The result, Cardinal Ouellet lamented, is that added to the “growing fragility of couples are the education problems linked to the loss of models and the influence of currents of thought that reject the very bases of the family institution.”
This anthropological crisis, he said, “particularly widespread in the West,” has been promoted by the gender theory, which adulterates “the reality of matrimony and the family, re-proposing the notion of the human couple starting from the subjective desires of the individual, making the sexual difference practically insignificant, to the point of trying to equate heterosexual union and homosexual relations.”
The cardinal noted that “according to this theory, the sexual difference inscribed in the biological reality of the man and the woman does not have significant influence in the sexual identity of the individuals because it is the result of a subjective orientation and a social construction.”
“Under the influence of these sometimes openly anti-Christian ideologies, certain states move to legislation that reconsiders the meaning of marriage, procreation, affiliation and the family, without taking into account the fundamental anthropological realities that give structure to human relationships,” he lamented. “Various international organizations participate in this movement for the destruction of matrimony and family for the benefit of certain well-organized pressure groups that pursue their own interests in detriment to the common good.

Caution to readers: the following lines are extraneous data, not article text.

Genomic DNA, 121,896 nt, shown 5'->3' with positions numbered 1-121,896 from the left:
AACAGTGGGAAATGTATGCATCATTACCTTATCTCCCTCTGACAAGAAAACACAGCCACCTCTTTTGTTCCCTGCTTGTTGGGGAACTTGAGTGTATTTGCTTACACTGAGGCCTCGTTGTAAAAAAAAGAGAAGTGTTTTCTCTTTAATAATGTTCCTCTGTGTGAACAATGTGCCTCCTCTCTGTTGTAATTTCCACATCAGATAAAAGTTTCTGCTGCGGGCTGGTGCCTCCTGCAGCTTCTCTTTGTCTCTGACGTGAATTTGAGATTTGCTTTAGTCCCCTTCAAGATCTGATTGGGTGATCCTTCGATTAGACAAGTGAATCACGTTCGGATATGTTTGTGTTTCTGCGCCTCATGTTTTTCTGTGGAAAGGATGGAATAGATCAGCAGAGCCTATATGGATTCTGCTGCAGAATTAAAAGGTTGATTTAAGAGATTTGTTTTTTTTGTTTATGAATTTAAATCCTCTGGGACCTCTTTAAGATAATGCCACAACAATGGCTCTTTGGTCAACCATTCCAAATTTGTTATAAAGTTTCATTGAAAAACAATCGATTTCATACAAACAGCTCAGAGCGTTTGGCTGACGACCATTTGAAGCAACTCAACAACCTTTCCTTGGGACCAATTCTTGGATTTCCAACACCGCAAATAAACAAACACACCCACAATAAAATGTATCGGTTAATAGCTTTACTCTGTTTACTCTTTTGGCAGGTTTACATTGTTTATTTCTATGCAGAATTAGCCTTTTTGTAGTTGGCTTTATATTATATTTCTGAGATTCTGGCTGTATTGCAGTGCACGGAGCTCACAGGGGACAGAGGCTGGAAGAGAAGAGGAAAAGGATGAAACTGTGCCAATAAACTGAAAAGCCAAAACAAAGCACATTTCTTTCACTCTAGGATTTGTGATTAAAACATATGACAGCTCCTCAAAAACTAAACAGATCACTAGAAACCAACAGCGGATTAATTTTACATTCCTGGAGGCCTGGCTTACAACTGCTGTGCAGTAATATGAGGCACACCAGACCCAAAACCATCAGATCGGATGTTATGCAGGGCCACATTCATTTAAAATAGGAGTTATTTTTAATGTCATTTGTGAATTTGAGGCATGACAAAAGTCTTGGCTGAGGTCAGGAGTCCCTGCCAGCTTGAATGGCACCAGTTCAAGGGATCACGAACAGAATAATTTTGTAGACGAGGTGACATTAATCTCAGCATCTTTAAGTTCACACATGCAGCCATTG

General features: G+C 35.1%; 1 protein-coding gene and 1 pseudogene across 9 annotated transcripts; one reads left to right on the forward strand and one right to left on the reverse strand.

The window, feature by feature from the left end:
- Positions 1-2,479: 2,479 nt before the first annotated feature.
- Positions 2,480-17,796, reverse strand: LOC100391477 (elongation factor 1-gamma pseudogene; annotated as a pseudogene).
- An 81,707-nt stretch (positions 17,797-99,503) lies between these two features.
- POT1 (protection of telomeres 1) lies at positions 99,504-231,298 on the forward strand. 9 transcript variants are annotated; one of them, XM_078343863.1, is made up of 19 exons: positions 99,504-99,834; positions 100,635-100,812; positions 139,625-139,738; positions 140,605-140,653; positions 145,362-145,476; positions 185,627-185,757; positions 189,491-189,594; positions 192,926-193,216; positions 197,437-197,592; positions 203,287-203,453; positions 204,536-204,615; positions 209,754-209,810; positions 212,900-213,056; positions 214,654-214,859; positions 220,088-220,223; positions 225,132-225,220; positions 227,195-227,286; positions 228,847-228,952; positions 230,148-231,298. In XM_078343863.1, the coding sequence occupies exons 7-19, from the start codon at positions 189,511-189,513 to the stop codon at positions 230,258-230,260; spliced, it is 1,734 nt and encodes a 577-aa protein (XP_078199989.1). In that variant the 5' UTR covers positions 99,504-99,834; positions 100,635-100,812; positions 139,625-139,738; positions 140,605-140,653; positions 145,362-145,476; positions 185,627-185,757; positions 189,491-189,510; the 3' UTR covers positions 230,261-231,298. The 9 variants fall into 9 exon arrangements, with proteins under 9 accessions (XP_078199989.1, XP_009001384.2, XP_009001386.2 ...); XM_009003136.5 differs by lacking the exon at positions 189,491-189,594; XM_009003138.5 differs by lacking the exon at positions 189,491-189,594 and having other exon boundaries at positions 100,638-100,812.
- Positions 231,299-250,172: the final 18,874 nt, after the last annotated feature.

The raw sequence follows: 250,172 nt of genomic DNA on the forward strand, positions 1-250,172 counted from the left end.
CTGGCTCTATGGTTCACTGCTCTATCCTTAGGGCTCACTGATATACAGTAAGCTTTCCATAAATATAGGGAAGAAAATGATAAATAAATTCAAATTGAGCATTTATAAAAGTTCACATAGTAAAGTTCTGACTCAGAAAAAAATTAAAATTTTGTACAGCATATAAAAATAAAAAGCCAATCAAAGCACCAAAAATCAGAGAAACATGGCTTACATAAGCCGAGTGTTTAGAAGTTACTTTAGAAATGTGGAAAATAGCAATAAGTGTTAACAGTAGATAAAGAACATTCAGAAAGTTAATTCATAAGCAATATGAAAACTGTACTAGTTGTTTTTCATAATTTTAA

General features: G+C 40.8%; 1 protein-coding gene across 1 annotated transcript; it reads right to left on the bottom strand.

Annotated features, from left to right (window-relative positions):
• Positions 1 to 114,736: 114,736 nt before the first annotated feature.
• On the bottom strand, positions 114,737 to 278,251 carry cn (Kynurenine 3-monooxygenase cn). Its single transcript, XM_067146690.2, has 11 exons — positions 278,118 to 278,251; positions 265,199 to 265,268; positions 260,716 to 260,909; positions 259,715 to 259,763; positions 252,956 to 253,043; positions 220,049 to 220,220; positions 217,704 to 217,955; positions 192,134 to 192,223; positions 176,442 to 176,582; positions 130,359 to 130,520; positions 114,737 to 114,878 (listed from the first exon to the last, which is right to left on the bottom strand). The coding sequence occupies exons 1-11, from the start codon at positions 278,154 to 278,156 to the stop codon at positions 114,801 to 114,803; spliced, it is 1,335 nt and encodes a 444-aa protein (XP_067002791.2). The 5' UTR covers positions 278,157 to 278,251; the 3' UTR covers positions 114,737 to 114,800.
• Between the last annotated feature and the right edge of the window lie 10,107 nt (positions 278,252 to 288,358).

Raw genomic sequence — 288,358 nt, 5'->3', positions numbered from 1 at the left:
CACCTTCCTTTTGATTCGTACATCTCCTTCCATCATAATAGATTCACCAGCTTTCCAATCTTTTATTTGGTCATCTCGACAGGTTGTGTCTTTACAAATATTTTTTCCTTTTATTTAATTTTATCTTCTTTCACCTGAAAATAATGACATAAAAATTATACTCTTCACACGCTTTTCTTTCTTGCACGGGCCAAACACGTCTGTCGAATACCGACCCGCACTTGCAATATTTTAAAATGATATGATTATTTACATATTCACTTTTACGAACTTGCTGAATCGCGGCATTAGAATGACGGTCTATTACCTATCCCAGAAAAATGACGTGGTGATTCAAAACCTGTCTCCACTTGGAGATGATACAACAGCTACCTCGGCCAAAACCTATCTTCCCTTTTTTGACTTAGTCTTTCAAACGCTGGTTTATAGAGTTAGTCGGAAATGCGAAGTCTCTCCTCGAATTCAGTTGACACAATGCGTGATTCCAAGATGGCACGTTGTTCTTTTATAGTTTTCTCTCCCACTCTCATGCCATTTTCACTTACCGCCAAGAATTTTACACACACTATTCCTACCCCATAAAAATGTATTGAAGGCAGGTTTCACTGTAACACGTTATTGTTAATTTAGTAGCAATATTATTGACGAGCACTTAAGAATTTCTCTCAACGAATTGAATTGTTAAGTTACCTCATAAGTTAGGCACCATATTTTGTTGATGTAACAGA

“The Catholic Church strongly criticizes these cultural currents, which too easily obtain the support of the modern press.”
Faced with this panorama, the cardinal proposed a rediscovery of Pope John Paul II’s “Familiaris Consortio,” which defines marriage “as a personal union in which the spouses reciprocally give and receive.”
It aims to reach “the very roots of reality,” the cardinal said, affirming the link between the personal love of the spouses and the transmission of life.
In this way, he said, the three values of marriage — procreation, faithful love and indissolubility — find their “axis” in fruitful conjugal love.
Found on: Walking with Intergrity
Below is the relevant portion of Bishop Chapman’s charge to his diocesan synod on Thursday…
“Synod 2007 adopted a motion ‘requesting the Bishop grant permission for clergy, whose conscience permits, to bless duly solemnized and registered civil marriages between same-sex couples, where at least one party is baptized; and that he authorize an appropriate rite and guidelines for its use in supportive parishes.’
“For a year now I have reflected on how I should respond to the mind of Synod. I have prayed for God’s guidance, sought the counsel of fellow bishops, and listened carefully to all who have spoken from various perspectives. In forming my response to this motion I have been strengthened in my conviction that God remains faithful in guiding His Church to the truth, that our chief call on this matter is a pastoral one, and that we are challenged to proclaim a prophetic voice to the Church and to the world.